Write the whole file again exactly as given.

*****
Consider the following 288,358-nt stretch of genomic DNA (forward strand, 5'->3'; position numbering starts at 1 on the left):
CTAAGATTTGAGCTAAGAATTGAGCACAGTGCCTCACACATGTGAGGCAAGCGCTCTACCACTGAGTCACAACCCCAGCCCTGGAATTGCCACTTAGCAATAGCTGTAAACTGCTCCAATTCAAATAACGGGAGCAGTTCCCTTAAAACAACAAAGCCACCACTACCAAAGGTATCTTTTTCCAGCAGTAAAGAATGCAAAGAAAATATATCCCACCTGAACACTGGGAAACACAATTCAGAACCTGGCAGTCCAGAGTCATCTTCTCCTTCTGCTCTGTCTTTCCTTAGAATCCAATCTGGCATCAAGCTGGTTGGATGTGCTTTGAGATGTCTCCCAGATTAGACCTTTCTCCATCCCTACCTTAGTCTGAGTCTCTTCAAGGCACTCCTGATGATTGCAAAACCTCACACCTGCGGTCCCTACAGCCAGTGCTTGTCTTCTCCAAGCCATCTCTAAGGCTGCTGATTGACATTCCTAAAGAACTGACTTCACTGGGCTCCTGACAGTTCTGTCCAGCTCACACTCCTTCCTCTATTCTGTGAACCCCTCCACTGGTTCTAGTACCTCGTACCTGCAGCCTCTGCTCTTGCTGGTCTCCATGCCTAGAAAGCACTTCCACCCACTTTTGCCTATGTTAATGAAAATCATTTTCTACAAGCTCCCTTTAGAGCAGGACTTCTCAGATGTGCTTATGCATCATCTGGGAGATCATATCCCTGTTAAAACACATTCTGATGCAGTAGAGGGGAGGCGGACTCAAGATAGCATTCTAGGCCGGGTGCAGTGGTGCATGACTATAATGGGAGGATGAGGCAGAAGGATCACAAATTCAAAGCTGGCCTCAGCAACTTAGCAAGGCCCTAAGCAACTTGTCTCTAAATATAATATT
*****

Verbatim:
Consider the following 288,358-nt stretch of genomic DNA (forward strand, 5'->3'; position numbering starts at 1 on the left):
CTAAGATTTGAGCTAAGAATTGAGCACAGTGCCTCACACATGTGAGGCAAGCGCTCTACCACTGAGTCACAACCCCAGCCCTGGAATTGCCACTTAGCAATAGCTGTAAACTGCTCCAATTCAAATAACGGGAGCAGTTCCCTTAAAACAACAAAGCCACCACTACCAAAGGTATCTTTTTCCAGCAGTAAAGAATGCAAAGAAAATATATCCCACCTGAACACTGGGAAACACAATTCAGAACCTGGCAGTCCAGAGTCATCTTCTCCTTCTGCTCTGTCTTTCCTTAGAATCCAATCTGGCATCAAGCTGGTTGGATGTGCTTTGAGATGTCTCCCAGATTAGACCTTTCTCCATCCCTACCTTAGTCTGAGTCTCTTCAAGGCACTCCTGATGATTGCAAAACCTCACACCTGCGGTCCCTACAGCCAGTGCTTGTCTTCTCCAAGCCATCTCTAAGGCTGCTGATTGACATTCCTAAAGAACTGACTTCACTGGGCTCCTGACAGTTCTGTCCAGCTCACACTCCTTCCTCTATTCTGTGAACCCCTCCACTGGTTCTAGTACCTCGTACCTGCAGCCTCTGCTCTTGCTGGTCTCCATGCCTAGAAAGCACTTCCACCCACTTTTGCCTATGTTAATGAAAATCATTTTCTACAAGCTCCCTTTAGAGCAGGACTTCTCAGATGTGCTTATGCATCATCTGGGAGATCATATCCCTGTTAAAACACATTCTGATGCAGTAGAGGGGAGGCGGACTCAAGATAGCATTCTAGGCCGGGTGCAGTGGTGCATGACTATAATGGGAGGATGAGGCAGAAGGATCACAAATTCAAAGCTGGCCTCAGCAACTTAGCAAGGCCCTAAGCAACTTGTCTCTAAATATAATATT